Shari: That’s one of the things I think about. I don’t want to have children and he already has children. We live in different places and I’m not sure when we’d get to the same place. We’re not pressed. We’re not really trying to get married, but we’re committed to each other.

Erica: We’re all different. You do what works for you and in any given situation. Before we got married, we asked the question why get married?

Lori: And what did you come up with?

Erica: We do desire to have a family. We also talked about health care. He and I do relationship workshops. There’s no greater intimacy than actually being married to somebody and being with that one person on a daily basis because you’re forced to see yourself, really. Sometimes, that doesn’t look so pretty, at least speaking for myself.

Ebony: At 32, I’m like, I want all those things. I want a ring. I want to be in a committed relationship. I want to show off my boo. But why do I need a piece of paper that that defines me and my relationship? Why do I have to have a signed contract?

Jaye: I think you’re reducing marriage to a contract and I guess that’s an individual decision and that’s fine. But to me, I look at marriage as more of a covenant with God.

Shari: Couldn’t you have a covenant without having a legal document for the state?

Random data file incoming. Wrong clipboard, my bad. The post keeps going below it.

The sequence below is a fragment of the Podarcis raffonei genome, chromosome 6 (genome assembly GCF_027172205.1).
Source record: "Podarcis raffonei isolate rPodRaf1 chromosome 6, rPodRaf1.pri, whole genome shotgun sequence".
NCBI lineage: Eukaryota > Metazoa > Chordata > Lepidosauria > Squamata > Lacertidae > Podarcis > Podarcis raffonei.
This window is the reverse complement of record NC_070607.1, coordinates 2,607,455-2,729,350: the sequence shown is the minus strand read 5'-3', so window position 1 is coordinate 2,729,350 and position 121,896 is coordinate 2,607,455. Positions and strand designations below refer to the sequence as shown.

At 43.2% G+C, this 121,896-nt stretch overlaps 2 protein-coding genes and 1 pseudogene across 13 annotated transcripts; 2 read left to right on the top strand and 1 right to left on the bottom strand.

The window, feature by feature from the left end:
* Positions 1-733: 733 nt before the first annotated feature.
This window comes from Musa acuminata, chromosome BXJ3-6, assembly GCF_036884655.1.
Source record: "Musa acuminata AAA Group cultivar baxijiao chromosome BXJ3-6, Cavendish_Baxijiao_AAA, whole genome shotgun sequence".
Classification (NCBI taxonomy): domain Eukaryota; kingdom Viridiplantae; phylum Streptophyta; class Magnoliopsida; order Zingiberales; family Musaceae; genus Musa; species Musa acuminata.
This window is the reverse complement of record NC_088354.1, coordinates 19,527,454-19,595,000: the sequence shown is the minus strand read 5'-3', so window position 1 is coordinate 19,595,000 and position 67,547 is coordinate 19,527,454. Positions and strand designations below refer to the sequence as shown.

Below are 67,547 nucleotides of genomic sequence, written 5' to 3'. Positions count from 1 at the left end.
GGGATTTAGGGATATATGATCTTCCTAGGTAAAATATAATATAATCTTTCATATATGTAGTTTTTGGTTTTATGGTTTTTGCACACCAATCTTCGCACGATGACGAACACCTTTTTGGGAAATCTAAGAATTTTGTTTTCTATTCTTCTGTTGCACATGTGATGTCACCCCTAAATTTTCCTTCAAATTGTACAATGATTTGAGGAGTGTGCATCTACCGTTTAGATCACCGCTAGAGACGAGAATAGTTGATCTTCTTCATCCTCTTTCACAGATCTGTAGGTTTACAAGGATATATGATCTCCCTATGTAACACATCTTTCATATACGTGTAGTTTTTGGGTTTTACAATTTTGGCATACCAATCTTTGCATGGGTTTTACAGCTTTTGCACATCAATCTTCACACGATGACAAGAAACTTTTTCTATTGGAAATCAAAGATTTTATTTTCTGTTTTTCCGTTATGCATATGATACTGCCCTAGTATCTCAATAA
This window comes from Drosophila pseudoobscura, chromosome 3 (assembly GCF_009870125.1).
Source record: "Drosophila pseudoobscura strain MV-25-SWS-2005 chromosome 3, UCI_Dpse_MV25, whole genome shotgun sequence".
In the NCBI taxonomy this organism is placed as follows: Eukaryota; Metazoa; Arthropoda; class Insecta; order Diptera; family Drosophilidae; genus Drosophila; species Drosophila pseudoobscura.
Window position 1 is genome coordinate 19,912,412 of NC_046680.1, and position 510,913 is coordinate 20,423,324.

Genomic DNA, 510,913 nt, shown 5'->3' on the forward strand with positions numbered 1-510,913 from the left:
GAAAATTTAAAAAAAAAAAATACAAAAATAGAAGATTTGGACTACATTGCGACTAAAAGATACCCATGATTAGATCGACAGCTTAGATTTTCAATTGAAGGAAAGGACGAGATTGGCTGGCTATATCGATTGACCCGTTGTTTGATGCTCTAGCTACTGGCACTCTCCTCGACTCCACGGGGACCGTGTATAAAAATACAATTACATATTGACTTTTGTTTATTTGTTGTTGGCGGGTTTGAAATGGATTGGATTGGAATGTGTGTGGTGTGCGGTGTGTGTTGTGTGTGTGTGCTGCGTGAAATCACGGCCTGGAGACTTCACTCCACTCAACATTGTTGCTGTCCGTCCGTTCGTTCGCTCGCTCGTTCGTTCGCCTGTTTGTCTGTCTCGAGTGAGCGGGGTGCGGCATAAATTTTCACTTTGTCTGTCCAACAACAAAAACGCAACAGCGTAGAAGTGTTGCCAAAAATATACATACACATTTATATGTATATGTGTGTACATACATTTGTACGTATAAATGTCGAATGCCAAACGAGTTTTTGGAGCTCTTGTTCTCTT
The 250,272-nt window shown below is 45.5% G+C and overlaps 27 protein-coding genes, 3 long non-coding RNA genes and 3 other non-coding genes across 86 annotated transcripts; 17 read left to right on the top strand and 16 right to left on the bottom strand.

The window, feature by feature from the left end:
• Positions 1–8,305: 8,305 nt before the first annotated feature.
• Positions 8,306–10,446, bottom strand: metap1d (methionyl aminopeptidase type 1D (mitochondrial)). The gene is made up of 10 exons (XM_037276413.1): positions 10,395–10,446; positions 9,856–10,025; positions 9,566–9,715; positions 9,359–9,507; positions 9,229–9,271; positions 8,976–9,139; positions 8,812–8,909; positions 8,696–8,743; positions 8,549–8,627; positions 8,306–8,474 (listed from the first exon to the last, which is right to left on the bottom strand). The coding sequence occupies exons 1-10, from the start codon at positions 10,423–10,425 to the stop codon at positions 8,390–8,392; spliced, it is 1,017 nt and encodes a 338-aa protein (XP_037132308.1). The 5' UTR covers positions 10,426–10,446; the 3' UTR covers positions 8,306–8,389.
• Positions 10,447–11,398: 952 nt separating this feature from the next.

Jaye: For me, no. For me, marriage is covenant. It’s a three-string chord-that person, myself and God. Marriage isn’t a contract to me. It is a commitment to God. I deal with contracts every day, so contracts are just words on paper. Marriage to me is so much greater than that.

Erica: Our pastor, Rev. Shaheerah, when she married us, she said that he and I had already made our covenant. We were just coming out publicly now, saying this is what me, him and God have agreed upon. So it wasn’t that this ceremony now legitimizes and makes it official. That already happened. I’m seeing both of what you are saying. That covenant is something that the state cannot give you.

Jaye: I wanted a house of harmony, which is why I got a divorce. So, to me, I agreed that harmony in the house and peace-you cannot put a price on peace. I’m happily divorced. Now, will marriage come around eventually at some point? It’s not a primary focus of mine, but it’s not something I would say I wouldn’t ever do again. Just at this point, I’m enjoying me. And I’m enjoying the peace that I have in my home. I love it.